National Lung Screening Trial results hold true after 8 years

Nichole T. Tanner, MD, MSCR, FCCP
Nichole T. Tanner, MD, MSCR, FCCP

It’s been 8 years since the landmark National Lung Screening Trial (NLST) demonstrated mortality reduction from screening with low-dose CT scans. And this year, the NELSON trial results confirmed the benefit of screening. Nichole T. Tanner, MD, MSCR, FCCP, and her co-presenters will be going into more detail of how far we’ve come in lung cancer screening during Updates in Lung Cancer Screening: Eight Years Beyond the NLST on Sunday at 4:45 pm in room 281 of the convention center.

Dr. Tanner, associate professor of medicine and co-director of the lung cancer screening program at the Hollings Cancer Center in the division of pulmonary, critical care, allergy, and sleep medicine at Medical University of South Carolina and the Ralph H. Johnson VA Medical Center, provided a glimpse of the session topics in this Daily News Q&A.

How was the NLST monumental at the time and how did it change things?

→ The NLST was transformative because it provided the evidence in support for lung cancer screening with low-dose CT scan in those at highest risk for lung cancer based on age and smoking history. Prior to this landmark trial, there were no effective means to screen for lung cancer, which kills more Americans annually than breast, colon, and prostate cancer combined. This is because at the time of presentation, most are diagnosed with advanced stage disease that is less likely to be cured. The premise for lung cancer screening is early detection and improved survival.

What progress has been made on the implementation of lung cancer screening?

→ Since the publication of the NLST, implementation and uptake of lung cancer screening has been slow, with only 3.9% of the eligible population being screened in 2015. This may be in part because lung cancer screening was not endorsed by the U.S. Preventive Services Task Force until 2013 and was not a covered benefit by the Centers for Medicare & Medicaid (CMS) until 2015. Many sites were awaiting insurance coverage before embarking on implementation. An additional consideration for low uptake is that this is the first time that individuals are being offered a screening test not only because of age but because of a poor health behavior choice (eg, smoking). Prior studies have shown that smokers are a harder-to-reach population and are less likely to undergo screening for other cancers or want treatment for a screen-detected lung cancer compared with nonsmokers. There has been a number of policy statements endorsed by CHEST and others that highlight the components needed for an effective and high-quality lung cancer screening program. Practical publications on the phases of lung cancer screening implementation also have been published to highlight considerations for planning, implementing, and maintaining a lung cancer screening program.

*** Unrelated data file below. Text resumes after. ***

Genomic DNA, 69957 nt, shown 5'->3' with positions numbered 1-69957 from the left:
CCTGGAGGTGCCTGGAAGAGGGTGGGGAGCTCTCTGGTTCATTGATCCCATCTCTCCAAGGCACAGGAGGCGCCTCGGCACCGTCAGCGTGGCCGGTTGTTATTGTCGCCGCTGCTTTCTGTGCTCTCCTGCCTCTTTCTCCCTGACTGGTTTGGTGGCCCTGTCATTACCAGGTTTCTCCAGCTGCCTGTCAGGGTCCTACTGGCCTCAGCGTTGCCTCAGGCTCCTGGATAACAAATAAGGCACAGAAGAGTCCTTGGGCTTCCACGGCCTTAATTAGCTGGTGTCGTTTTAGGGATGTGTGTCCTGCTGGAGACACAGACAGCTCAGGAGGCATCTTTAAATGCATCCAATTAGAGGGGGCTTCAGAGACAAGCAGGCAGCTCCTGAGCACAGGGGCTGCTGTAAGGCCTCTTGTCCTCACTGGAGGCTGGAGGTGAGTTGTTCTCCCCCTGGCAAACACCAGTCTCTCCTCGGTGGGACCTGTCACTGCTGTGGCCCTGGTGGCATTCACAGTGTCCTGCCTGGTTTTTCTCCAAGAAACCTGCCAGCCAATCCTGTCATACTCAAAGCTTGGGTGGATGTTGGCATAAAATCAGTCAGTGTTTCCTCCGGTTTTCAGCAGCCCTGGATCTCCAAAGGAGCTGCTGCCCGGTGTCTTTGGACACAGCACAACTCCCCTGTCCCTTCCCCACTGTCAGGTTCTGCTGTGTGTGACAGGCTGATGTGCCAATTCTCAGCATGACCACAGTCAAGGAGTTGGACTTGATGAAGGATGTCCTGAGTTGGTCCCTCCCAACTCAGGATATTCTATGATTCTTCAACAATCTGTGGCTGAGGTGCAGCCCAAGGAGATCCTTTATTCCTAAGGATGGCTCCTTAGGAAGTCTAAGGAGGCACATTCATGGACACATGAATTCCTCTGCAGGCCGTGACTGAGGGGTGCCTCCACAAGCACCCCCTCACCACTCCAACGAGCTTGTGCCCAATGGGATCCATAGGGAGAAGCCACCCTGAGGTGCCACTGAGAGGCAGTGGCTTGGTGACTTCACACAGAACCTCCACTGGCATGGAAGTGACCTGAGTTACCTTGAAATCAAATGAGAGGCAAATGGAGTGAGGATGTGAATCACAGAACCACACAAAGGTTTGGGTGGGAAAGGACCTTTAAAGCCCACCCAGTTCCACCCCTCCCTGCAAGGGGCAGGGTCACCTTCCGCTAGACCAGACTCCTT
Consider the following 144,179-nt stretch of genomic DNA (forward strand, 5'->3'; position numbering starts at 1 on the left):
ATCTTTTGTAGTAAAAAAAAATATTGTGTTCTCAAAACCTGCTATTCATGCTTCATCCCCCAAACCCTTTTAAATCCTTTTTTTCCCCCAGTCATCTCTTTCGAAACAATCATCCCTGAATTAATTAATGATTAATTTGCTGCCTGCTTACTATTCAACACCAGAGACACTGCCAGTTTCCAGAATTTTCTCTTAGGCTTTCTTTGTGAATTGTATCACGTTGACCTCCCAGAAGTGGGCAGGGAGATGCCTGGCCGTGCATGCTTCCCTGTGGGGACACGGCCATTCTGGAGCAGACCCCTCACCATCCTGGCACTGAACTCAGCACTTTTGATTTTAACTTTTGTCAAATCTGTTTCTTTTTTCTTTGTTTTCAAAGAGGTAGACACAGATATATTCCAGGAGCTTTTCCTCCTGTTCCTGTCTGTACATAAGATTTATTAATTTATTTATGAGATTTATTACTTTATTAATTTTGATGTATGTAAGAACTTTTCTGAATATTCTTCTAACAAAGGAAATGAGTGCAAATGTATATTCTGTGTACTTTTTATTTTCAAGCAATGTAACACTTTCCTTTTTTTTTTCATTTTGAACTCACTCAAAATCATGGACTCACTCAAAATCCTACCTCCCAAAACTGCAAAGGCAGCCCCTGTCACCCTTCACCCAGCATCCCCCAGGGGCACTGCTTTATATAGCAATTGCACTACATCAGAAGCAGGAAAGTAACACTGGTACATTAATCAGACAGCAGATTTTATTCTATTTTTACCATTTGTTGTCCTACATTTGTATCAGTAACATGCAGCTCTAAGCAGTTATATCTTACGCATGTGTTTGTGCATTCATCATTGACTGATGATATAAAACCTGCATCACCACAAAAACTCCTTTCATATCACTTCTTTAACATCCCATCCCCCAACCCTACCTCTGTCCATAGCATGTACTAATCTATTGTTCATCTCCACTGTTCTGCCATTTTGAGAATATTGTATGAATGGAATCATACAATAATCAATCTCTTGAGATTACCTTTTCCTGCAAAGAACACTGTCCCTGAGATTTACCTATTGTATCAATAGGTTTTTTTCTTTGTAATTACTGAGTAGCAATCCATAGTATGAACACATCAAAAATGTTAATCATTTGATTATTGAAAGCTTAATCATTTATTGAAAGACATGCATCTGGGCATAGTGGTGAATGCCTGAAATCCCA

What are the results of the NELSON trial and how do they confirm the benefit of screening?

→ To date, the results available from the NELSON trial are only available in abstract form. From what is available, the NELSON trial demonstrated a 30% reduction in lung cancer mortality in the screened arm with more benefit seen in women.

What are some of the controversial topics and unknowns you’ll be addressing in your session?

→ We will discuss comorbidities and competing causes of death in patient selection, disparities in lung cancer screening, risk-based screening, and adherence to annual screening. We also will discuss disparities around lung cancer screening and potential ways to improve these.

What are the goals/key takeaways?

→ We have come a long way since the publication of the NLST, and much work has been done to show how inclusion criteria can be further refined and which populations may benefit the most from lung cancer screening. How to incorporate competing causes of death into patient selection is both difficult and important. Addressing disparities to improve the reach of lung cancer screening is also imperative. Lastly, once a person has a baseline screening exam, adherence with follow-up testing in subsequent years is needed to ensure the most benefit from lung cancer screening will be had.